What Are The Main Consequences Of Personal Loan Default?

Consequences Of Personal Loan Default

A personal loan is an unsecured loan which means that there is no collateral that can be used as security in the event that you default in the loan. A default occurs when you miss one or more monthly repayments or are no longer able to repay the loan.

Unlike a secured loan where the collateral or a security deposit will be used to cover the loan, a personal loan does not have any security to fall back on. This does not, however, mean that there aren’t any consequences for defaulting. Some of the most common repercussions of non-payment of an unsecured, personal loan include:

1. Interest

You will be charged interest on the amount that is outstanding on the loan. If you have missed a payment, you will pay higher interest. A loan provider may also increase your interest rate due to a default, even if payment was made only a few days late. Interest will continue to be charged on the outstanding amount and will continue to accrue within the defined legal limits for personal small to medium loans.

2. Late Fees

Most financial institutions will charge a late fee. This fee may be applicable even if the repayment is only a few days late although some loan providers do offer a grace period of 30 days before instituting late fees.

3. Law Suit

If your loan remains in default for a period of between 30 and 90 days, you will probably start receiving calls and letters from the loan provider’s debt collection department requesting payment and informing you that your account will be handed over to lawyers should payment not be made by a specific date. The lawyers will contact you in an effort to make arrangement for payment.

If payment still is not made, they will send you a final letter of demand after which they will take you to court and sue you for the outstanding amount including interest and late fees. You may also be held liable or responsible for paying the lawyers fees.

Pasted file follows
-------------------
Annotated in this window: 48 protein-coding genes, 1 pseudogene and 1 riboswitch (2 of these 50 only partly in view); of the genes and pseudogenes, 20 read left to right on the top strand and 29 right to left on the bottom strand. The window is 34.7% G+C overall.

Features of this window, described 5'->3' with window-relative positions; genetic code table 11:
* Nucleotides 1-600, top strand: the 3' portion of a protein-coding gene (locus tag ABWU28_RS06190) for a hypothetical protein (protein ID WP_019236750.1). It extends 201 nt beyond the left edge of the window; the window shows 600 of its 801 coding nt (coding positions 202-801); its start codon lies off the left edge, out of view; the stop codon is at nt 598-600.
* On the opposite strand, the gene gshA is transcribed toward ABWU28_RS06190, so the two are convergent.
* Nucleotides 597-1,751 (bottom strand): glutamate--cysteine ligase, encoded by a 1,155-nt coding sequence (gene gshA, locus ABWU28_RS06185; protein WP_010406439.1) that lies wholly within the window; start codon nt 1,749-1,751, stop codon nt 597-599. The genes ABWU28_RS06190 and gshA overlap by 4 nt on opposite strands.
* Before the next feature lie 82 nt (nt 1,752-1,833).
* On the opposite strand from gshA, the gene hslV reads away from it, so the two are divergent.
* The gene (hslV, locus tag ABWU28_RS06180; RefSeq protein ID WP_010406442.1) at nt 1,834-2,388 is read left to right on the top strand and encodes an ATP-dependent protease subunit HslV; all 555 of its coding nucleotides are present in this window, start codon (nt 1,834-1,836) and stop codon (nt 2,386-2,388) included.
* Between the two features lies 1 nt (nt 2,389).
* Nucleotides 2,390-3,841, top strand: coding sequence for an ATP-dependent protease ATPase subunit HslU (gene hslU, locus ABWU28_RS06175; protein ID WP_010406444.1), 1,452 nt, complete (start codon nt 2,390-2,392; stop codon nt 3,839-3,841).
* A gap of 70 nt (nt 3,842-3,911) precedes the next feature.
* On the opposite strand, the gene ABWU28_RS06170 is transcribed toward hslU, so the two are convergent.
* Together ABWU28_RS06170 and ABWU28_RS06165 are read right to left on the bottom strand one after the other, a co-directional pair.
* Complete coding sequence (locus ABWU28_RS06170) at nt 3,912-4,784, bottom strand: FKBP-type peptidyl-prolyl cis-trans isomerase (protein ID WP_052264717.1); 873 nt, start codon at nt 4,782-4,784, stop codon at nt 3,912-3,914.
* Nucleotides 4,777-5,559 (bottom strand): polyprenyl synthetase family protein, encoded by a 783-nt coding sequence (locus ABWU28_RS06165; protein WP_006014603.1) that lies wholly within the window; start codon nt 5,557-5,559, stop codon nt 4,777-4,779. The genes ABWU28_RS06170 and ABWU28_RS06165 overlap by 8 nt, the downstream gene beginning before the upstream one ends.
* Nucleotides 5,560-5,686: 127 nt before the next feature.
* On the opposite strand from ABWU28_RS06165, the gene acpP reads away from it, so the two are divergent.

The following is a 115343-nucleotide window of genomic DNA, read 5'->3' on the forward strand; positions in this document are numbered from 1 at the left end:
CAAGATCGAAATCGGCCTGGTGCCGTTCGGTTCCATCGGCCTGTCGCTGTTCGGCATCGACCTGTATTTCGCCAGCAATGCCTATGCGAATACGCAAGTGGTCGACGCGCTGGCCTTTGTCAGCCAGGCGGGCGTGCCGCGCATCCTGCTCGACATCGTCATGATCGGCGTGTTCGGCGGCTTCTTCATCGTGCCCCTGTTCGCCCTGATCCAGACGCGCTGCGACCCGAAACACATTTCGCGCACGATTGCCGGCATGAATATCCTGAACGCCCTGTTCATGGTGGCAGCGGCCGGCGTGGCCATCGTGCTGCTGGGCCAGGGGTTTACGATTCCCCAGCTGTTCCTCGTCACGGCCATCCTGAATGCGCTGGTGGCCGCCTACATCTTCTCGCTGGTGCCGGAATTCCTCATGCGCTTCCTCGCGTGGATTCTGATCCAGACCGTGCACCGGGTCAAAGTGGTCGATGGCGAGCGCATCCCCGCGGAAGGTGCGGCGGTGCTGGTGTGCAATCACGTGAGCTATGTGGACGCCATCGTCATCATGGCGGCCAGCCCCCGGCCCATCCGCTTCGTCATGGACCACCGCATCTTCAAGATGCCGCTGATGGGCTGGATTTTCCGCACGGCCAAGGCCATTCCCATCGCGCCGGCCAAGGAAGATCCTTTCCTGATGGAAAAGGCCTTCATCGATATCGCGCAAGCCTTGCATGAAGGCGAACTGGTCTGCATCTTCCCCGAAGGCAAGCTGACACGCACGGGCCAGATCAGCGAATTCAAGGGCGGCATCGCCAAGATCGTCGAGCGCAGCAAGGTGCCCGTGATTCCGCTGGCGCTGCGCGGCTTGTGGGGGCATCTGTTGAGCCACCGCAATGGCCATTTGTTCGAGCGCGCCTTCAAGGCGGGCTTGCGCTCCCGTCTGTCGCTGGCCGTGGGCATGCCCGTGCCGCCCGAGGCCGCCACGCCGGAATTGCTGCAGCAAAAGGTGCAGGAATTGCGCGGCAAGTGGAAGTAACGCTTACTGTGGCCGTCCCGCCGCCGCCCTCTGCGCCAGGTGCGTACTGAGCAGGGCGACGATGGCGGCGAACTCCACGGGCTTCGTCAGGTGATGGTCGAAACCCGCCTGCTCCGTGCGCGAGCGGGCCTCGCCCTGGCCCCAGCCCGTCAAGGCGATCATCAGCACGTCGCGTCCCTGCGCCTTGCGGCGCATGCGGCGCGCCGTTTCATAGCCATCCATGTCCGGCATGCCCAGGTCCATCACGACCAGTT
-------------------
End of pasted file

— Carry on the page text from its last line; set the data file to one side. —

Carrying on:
4. Debt Collection

Some loan providers may hand your debt over to a debt collection agency before taking the legal route. This means that you no longer owe the loan provider but the debt collector who has basically bought your debt. These debt collectors can go to extreme lengths to recover their money and may even take possession of goods or assets that can be sold to cover the amount.

5.Credit Score

Late and non-payment of a personal loan will reflect negatively on your credit rating or score. If the debt remains in default for a period of more than 90 days, it may result in blacklisting. This can affect your ability to apply for credit or a loan in the future, to get a job or even rent a property.

You should always contact your loan provider if you are going to pay late or if you cannot afford the monthly repayments. It is always best to come to an arrangement to repay the loan on more affordable terms and conditions than it is to suffer the consequences of going into default.

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Additional Reading:

The Difference Between Good and Bad Debt
4 Simple Ways To Repay A Personal Loan Sooner
How To Put Debt To Work For Your Business
Case For Borrowing Money Instead
8 Mistakes You Should Avoid When You Get A Small Business Loan